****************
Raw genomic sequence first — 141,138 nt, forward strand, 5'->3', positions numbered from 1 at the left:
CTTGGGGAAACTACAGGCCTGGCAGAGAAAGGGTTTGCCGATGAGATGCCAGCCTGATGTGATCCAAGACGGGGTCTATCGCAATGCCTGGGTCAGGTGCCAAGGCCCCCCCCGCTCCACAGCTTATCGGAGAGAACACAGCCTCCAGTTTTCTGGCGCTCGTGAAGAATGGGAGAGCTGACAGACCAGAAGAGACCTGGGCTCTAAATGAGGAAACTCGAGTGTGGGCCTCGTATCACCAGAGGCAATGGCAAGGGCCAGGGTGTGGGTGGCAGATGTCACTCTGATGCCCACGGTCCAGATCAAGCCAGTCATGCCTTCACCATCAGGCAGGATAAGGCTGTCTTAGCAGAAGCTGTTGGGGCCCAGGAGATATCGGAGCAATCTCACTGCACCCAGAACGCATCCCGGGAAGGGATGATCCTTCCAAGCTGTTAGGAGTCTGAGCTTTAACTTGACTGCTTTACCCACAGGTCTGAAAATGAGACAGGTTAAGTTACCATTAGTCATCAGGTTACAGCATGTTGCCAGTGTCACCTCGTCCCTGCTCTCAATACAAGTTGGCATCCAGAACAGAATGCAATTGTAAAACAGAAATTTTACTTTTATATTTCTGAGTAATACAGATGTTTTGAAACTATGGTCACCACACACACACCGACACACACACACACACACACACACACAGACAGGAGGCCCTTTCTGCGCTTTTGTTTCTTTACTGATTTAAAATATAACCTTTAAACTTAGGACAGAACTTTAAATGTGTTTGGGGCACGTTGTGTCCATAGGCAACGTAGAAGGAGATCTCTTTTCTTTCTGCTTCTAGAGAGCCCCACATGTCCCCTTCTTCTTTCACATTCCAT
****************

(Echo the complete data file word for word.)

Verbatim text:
Raw genomic sequence first — 141,138 nt, forward strand, 5'->3', positions numbered from 1 at the left:
CTTGGGGAAACTACAGGCCTGGCAGAGAAAGGGTTTGCCGATGAGATGCCAGCCTGATGTGATCCAAGACGGGGTCTATCGCAATGCCTGGGTCAGGTGCCAAGGCCCCCCCCGCTCCACAGCTTATCGGAGAGAACACAGCCTCCAGTTTTCTGGCGCTCGTGAAGAATGGGAGAGCTGACAGACCAGAAGAGACCTGGGCTCTAAATGAGGAAACTCGAGTGTGGGCCTCGTATCACCAGAGGCAATGGCAAGGGCCAGGGTGTGGGTGGCAGATGTCACTCTGATGCCCACGGTCCAGATCAAGCCAGTCATGCCTTCACCATCAGGCAGGATAAGGCTGTCTTAGCAGAAGCTGTTGGGGCCCAGGAGATATCGGAGCAATCTCACTGCACCCAGAACGCATCCCGGGAAGGGATGATCCTTCCAAGCTGTTAGGAGTCTGAGCTTTAACTTGACTGCTTTACCCACAGGTCTGAAAATGAGACAGGTTAAGTTACCATTAGTCATCAGGTTACAGCATGTTGCCAGTGTCACCTCGTCCCTGCTCTCAATACAAGTTGGCATCCAGAACAGAATGCAATTGTAAAACAGAAATTTTACTTTTATATTTCTGAGTAATACAGATGTTTTGAAACTATGGTCACCACACACACACCGACACACACACACACACACACACACACAGACAGGAGGCCCTTTCTGCGCTTTTGTTTCTTTACTGATTTAAAATATAACCTTTAAACTTAGGACAGAACTTTAAATGTGTTTGGGGCACGTTGTGTCCATAGGCAACGTAGAAGGAGATCTCTTTTCTTTCTGCTTCTAGAGAGCCCCACATGTCCCCTTCTTCTTTCACATTCCAT